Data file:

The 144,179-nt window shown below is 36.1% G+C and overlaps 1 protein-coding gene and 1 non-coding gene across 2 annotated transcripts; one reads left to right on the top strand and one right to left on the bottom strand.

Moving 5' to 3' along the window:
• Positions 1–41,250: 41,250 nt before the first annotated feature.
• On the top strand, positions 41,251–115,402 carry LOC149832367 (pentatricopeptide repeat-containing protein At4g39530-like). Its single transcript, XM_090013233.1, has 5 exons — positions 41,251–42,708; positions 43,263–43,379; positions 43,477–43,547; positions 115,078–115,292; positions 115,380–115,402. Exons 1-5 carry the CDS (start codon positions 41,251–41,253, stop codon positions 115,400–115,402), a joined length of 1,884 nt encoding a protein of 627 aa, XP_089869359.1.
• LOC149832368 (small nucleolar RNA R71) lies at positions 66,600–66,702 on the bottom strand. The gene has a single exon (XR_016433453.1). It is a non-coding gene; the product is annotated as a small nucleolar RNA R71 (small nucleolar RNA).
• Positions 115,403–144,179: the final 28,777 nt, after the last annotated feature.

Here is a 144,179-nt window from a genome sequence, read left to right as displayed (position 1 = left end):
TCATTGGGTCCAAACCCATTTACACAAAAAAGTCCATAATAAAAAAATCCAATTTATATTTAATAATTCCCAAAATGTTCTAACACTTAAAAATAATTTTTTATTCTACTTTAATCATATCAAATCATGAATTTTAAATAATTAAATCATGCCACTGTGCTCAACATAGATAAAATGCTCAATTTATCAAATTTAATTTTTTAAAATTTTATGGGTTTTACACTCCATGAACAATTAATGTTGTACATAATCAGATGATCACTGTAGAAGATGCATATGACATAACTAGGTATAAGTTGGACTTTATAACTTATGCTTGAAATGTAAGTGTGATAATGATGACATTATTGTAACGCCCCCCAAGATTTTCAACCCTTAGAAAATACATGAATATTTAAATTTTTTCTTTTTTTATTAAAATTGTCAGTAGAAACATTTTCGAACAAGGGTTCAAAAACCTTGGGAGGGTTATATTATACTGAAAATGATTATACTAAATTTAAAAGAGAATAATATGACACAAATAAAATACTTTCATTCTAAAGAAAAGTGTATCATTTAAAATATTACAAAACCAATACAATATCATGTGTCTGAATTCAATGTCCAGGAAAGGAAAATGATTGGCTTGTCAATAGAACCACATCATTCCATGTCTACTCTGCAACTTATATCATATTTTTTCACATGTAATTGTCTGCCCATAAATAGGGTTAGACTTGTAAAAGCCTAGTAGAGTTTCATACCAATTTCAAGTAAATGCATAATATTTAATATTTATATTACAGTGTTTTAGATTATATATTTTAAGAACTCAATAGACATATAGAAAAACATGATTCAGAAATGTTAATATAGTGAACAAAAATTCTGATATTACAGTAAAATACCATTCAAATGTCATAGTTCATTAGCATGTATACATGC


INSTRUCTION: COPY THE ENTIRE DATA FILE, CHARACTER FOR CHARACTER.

The 144,179-nt window shown below is 36.1% G+C and overlaps 1 protein-coding gene and 1 non-coding gene across 2 annotated transcripts; one reads left to right on the top strand and one right to left on the bottom strand.

Moving 5' to 3' along the window:
• Positions 1–41,250: 41,250 nt before the first annotated feature.
• On the top strand, positions 41,251–115,402 carry LOC149832367 (pentatricopeptide repeat-containing protein At4g39530-like). Its single transcript, XM_090013233.1, has 5 exons — positions 41,251–42,708; positions 43,263–43,379; positions 43,477–43,547; positions 115,078–115,292; positions 115,380–115,402. Exons 1-5 carry the CDS (start codon positions 41,251–41,253, stop codon positions 115,400–115,402), a joined length of 1,884 nt encoding a protein of 627 aa, XP_089869359.1.
• LOC149832368 (small nucleolar RNA R71) lies at positions 66,600–66,702 on the bottom strand. The gene has a single exon (XR_016433453.1). It is a non-coding gene; the product is annotated as a small nucleolar RNA R71 (small nucleolar RNA).
• Positions 115,403–144,179: the final 28,777 nt, after the last annotated feature.

Here is a 144,179-nt window from a genome sequence, read left to right as displayed (position 1 = left end):
TCATTGGGTCCAAACCCATTTACACAAAAAAGTCCATAATAAAAAAATCCAATTTATATTTAATAATTCCCAAAATGTTCTAACACTTAAAAATAATTTTTTATTCTACTTTAATCATATCAAATCATGAATTTTAAATAATTAAATCATGCCACTGTGCTCAACATAGATAAAATGCTCAATTTATCAAATTTAATTTTTTAAAATTTTATGGGTTTTACACTCCATGAACAATTAATGTTGTACATAATCAGATGATCACTGTAGAAGATGCATATGACATAACTAGGTATAAGTTGGACTTTATAACTTATGCTTGAAATGTAAGTGTGATAATGATGACATTATTGTAACGCCCCCCAAGATTTTCAACCCTTAGAAAATACATGAATATTTAAATTTTTTCTTTTTTTATTAAAATTGTCAGTAGAAACATTTTCGAACAAGGGTTCAAAAACCTTGGGAGGGTTATATTATACTGAAAATGATTATACTAAATTTAAAAGAGAATAATATGACACAAATAAAATACTTTCATTCTAAAGAAAAGTGTATCATTTAAAATATTACAAAACCAATACAATATCATGTGTCTGAATTCAATGTCCAGGAAAGGAAAATGATTGGCTTGTCAATAGAACCACATCATTCCATGTCTACTCTGCAACTTATATCATATTTTTTCACATGTAATTGTCTGCCCATAAATAGGGTTAGACTTGTAAAAGCCTAGTAGAGTTTCATACCAATTTCAAGTAAATGCATAATATTTAATATTTATATTACAGTGTTTTAGATTATATATTTTAAGAACTCAATAGACATATAGAAAAACATGATTCAGAAATGTTAATATAGTGAACAAAAATTCTGATATTACAGTAAAATACCATTCAAATGTCATAGTTCATTAGCATGTATACATGC